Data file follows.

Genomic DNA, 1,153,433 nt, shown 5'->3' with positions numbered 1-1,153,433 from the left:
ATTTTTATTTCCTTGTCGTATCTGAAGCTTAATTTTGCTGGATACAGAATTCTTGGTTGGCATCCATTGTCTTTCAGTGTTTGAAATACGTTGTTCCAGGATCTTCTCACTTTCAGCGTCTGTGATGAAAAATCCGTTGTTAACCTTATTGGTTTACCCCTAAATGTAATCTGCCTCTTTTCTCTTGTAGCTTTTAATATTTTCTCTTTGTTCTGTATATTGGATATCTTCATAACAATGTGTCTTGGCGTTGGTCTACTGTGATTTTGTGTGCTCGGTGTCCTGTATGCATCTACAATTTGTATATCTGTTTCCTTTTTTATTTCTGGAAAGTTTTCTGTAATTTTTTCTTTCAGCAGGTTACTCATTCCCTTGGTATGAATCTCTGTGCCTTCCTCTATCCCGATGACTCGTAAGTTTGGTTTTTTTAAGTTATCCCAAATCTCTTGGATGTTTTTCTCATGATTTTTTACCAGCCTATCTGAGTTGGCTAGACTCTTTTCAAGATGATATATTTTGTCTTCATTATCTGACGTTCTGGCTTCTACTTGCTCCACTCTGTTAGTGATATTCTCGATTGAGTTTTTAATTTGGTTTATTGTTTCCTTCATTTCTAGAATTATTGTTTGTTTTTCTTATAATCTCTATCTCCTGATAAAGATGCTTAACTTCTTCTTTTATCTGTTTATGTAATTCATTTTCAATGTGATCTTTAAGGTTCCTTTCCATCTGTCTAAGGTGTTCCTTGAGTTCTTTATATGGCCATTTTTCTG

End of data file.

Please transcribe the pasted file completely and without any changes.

Genomic DNA, 1,153,433 nt, shown 5'->3' with positions numbered 1-1,153,433 from the left:
ATTTTTATTTCCTTGTCGTATCTGAAGCTTAATTTTGCTGGATACAGAATTCTTGGTTGGCATCCATTGTCTTTCAGTGTTTGAAATACGTTGTTCCAGGATCTTCTCACTTTCAGCGTCTGTGATGAAAAATCCGTTGTTAACCTTATTGGTTTACCCCTAAATGTAATCTGCCTCTTTTCTCTTGTAGCTTTTAATATTTTCTCTTTGTTCTGTATATTGGATATCTTCATAACAATGTGTCTTGGCGTTGGTCTACTGTGATTTTGTGTGCTCGGTGTCCTGTATGCATCTACAATTTGTATATCTGTTTCCTTTTTTATTTCTGGAAAGTTTTCTGTAATTTTTTCTTTCAGCAGGTTACTCATTCCCTTGGTATGAATCTCTGTGCCTTCCTCTATCCCGATGACTCGTAAGTTTGGTTTTTTTAAGTTATCCCAAATCTCTTGGATGTTTTTCTCATGATTTTTTACCAGCCTATCTGAGTTGGCTAGACTCTTTTCAAGATGATATATTTTGTCTTCATTATCTGACGTTCTGGCTTCTACTTGCTCCACTCTGTTAGTGATATTCTCGATTGAGTTTTTAATTTGGTTTATTGTTTCCTTCATTTCTAGAATTATTGTTTGTTTTTCTTATAATCTCTATCTCCTGATAAAGATGCTTAACTTCTTCTTTTATCTGTTTATGTAATTCATTTTCAATGTGATCTTTAAGGTTCCTTTCCATCTGTCTAAGGTGTTCCTTGAGTTCTTTATATGGCCATTTTTCTG